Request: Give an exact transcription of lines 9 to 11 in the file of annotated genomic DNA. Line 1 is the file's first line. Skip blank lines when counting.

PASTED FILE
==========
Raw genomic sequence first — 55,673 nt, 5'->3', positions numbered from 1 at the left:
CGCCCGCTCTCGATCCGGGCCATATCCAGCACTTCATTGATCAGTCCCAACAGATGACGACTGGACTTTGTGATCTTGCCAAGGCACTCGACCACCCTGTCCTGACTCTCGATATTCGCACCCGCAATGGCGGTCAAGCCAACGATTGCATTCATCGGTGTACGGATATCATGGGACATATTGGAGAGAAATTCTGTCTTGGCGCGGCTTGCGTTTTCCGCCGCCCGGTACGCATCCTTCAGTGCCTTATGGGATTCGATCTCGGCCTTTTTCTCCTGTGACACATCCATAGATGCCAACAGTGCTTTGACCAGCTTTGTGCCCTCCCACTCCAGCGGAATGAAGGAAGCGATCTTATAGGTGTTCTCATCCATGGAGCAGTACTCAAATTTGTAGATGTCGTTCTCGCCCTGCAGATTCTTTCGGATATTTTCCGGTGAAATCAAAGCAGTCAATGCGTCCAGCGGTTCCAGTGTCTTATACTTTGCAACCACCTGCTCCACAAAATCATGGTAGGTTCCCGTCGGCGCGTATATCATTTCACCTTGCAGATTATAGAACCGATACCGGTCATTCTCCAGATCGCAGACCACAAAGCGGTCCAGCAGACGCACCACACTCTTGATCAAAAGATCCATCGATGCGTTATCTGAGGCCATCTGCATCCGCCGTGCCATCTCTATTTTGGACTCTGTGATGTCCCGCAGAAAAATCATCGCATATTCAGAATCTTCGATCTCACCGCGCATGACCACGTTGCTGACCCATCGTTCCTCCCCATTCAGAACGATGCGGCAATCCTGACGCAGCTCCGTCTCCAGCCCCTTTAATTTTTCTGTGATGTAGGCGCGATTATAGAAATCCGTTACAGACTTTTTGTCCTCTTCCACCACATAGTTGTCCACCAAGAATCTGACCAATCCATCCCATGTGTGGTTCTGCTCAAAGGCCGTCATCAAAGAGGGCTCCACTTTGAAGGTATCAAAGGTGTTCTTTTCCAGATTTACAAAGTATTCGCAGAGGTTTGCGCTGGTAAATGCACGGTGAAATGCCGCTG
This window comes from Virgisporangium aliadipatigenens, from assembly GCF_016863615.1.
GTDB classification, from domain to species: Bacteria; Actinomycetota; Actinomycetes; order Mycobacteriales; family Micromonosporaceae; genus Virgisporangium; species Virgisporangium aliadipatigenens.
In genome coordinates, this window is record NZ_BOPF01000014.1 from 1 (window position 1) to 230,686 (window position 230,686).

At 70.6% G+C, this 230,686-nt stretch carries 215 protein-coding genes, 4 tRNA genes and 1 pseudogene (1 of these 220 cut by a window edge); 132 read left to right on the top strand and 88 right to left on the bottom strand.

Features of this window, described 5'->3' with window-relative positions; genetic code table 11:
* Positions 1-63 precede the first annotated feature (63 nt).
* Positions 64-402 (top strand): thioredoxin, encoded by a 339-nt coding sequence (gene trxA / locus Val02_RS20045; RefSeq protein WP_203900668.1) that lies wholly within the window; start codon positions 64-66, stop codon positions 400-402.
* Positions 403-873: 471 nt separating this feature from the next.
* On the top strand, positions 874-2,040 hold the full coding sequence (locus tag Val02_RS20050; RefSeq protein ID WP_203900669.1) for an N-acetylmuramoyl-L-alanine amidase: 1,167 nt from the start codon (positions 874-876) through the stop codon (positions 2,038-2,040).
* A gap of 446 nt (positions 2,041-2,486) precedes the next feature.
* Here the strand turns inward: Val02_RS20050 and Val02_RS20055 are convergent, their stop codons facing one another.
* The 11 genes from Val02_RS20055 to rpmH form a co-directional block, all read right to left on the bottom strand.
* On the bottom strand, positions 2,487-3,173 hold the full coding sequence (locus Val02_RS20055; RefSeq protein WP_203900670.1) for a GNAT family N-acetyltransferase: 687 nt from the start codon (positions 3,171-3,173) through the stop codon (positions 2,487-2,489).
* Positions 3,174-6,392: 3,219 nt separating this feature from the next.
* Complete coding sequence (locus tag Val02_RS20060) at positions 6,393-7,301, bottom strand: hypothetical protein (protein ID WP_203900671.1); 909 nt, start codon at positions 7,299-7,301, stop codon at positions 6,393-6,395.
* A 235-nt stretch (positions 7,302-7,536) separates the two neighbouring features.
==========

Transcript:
* Positions 64-402 (top strand): thioredoxin, encoded by a 339-nt coding sequence (gene trxA / locus Val02_RS20045; RefSeq protein WP_203900668.1) that lies wholly within the window; start codon positions 64-66, stop codon positions 400-402.
* Positions 403-873: 471 nt separating this feature from the next.
* On the top strand, positions 874-2,040 hold the full coding sequence (locus tag Val02_RS20050; RefSeq protein ID WP_203900669.1) for an N-acetylmuramoyl-L-alanine amidase: 1,167 nt from the start codon (positions 874-876) through the stop codon (positions 2,038-2,040).